Part III: Modes
Reflecting recent turns in the humanities and social sciences, the third section of this Handbook surveys eight forms of the expression of religion. Some have been long-standing concerns in the study of religion\s: e.g. space and time, categories that have recently been theorized in new manners, with space now central to thinking about culture. Others—e.g. narrative and performance—have emerged as sites of theoretical innovation since the 1960s. Communication reflects and extends the linguistic turn. Materiality (presented here with a focus in visual materials) has emerged vigorously in this century, while the sonic qualities of culture and religion are receiving wider recognition, as witnessed by the body of research reviewed in that chapter.
Part IV: Environments
In modern Western settings at least, religion is generally distinguished from other societal arenas, spheres, or (sub)systems. At the same time, religion’s boundaries with these remain a matter of ongoing dispute or negotiation. For other cultures and historical periods, the meaningfulness or even the possibility of distinguishing religion from these (p. 3) other societal areas has been challenged. This Handbook considers ten such spheres and their interdependence with religion. While Part II contains a discussion of economic theory, Part IV provides a discussion of the ways societies and religions (or religious organizations) are shaped by different forms of allocation of resources, i.e. the economy. Other chapters consider law, the media, nature, medicine, politics, science, sports, and tourism.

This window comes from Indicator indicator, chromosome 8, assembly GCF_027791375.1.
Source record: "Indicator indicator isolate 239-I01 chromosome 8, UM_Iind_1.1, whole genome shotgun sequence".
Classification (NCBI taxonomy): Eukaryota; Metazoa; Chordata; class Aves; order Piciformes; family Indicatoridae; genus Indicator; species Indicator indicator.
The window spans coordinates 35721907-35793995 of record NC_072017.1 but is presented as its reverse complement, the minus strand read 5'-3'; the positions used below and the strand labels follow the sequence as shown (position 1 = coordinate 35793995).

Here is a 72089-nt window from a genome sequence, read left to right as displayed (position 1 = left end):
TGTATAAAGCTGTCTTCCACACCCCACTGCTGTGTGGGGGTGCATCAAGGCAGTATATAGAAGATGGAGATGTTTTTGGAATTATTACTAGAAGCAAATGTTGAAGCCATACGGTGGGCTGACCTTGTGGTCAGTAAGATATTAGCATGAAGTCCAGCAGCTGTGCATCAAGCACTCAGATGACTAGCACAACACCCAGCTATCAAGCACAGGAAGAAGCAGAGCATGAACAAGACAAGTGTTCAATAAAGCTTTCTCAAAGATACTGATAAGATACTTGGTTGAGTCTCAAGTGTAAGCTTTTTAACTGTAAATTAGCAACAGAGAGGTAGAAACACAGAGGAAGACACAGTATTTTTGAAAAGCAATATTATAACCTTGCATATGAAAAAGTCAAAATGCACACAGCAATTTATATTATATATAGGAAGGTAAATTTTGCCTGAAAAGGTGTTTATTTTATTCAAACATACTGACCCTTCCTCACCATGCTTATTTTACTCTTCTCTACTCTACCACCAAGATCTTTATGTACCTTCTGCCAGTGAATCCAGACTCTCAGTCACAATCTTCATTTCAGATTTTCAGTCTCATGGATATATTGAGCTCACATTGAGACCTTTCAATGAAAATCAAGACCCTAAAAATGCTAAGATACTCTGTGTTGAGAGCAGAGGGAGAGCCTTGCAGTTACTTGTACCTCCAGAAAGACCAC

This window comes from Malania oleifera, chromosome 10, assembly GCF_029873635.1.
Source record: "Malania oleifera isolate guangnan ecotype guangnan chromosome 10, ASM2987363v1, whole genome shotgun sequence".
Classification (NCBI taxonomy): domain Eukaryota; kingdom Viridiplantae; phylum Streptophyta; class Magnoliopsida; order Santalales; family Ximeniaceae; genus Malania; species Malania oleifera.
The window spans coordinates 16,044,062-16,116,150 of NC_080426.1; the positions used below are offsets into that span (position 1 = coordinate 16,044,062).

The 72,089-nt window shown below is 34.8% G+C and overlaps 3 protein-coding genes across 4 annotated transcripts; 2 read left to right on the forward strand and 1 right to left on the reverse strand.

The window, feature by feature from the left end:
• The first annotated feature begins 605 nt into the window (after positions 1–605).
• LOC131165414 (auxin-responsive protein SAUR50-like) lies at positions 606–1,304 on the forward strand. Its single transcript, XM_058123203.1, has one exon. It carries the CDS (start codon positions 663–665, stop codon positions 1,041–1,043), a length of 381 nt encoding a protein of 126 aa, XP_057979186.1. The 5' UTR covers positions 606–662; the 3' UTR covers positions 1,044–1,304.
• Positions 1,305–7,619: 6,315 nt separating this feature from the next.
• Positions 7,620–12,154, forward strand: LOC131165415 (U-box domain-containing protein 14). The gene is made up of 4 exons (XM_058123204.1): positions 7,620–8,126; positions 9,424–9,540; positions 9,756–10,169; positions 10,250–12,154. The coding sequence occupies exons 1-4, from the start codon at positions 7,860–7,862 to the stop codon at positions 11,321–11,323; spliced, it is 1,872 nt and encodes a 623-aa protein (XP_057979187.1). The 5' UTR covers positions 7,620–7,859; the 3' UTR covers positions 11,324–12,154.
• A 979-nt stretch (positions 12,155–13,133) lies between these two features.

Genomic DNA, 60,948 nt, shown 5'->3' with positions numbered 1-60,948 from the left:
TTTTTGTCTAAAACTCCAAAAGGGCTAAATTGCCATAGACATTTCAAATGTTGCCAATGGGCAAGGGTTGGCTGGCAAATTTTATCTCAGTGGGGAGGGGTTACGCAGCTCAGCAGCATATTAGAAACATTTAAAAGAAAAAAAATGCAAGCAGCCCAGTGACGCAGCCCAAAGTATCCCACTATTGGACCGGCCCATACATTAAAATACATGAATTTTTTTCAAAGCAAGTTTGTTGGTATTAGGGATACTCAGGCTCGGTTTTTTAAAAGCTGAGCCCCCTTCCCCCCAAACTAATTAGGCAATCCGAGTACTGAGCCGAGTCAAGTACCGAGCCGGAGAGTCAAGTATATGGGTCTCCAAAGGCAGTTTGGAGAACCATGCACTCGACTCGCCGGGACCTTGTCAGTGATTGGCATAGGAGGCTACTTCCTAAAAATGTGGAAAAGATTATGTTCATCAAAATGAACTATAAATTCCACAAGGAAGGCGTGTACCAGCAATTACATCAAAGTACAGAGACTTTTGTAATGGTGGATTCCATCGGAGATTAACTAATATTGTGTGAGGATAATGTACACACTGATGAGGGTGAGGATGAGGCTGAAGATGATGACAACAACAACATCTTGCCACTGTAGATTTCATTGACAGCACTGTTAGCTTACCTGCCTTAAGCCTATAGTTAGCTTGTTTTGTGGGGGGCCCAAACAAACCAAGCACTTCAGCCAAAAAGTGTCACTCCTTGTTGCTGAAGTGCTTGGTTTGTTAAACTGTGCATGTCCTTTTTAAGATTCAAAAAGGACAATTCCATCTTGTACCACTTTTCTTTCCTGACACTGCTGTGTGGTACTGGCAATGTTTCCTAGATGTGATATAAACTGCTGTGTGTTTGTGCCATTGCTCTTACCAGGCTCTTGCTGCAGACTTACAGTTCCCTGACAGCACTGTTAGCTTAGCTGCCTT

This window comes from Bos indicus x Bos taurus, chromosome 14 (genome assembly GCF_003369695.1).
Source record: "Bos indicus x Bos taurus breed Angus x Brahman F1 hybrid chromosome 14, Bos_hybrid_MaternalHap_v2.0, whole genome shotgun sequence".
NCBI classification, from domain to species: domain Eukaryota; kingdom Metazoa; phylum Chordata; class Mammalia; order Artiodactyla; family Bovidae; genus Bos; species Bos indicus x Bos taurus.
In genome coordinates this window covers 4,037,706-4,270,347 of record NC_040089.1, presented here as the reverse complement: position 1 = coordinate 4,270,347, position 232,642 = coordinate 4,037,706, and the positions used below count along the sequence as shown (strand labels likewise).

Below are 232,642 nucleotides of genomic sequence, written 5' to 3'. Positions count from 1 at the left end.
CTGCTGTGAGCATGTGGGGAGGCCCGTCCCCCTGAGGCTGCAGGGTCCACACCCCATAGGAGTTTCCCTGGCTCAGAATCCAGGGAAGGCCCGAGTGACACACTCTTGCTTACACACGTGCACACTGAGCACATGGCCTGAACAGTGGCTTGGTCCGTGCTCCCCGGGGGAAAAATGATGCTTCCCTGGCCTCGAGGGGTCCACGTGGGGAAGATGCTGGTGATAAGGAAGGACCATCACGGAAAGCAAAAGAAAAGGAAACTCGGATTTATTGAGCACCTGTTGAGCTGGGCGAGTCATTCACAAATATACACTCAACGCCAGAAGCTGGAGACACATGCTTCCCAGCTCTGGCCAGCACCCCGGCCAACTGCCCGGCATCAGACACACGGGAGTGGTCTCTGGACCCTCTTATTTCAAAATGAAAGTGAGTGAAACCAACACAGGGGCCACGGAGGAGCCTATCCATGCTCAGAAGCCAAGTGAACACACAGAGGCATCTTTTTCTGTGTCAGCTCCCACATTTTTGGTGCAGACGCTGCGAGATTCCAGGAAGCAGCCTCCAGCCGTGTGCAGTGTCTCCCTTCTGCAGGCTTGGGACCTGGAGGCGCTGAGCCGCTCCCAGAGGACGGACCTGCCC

Part V: Topics
Religion is typically identified by certain characteristic concerns that are sometimes studied comparatively in the study of religion\s. Salvation and gods/spirits, for example, have sometimes been held to be a defining feature of religion, but are treated here as topics for comparative analysis. Some of these topics have been particularly prominent in Protestantism and earlier Protestant-derived ways of studying religion. This is correlated with their being discredited as keys to analyzing religion in some recent scholarship. Yet, people continue to have experiences in religious terms and settings, and people continue to hold forms of belief related to religious traditions. Connected to the topic of experience, there has been an abundance of research on emotion, also in religious contexts. Readers will no doubt think of other chapters that might have been included in a book of this sort. (We listed many further potential contributions ourselves—more than one specific chapter on our wish list failed to materialize for one reason or another.) This ‘topics’ section is the one in which there is the largest scope for discussion regarding chapters that might have been included. That said, the other topics considered in this section are also prominent in the study of religion\s and related disciplines like anthropology and sociology and their treatment here reviews important developments, distinctions, and arguments: gift and sacrifice; initiations and traditions; and priests, prophets, and sorcerers.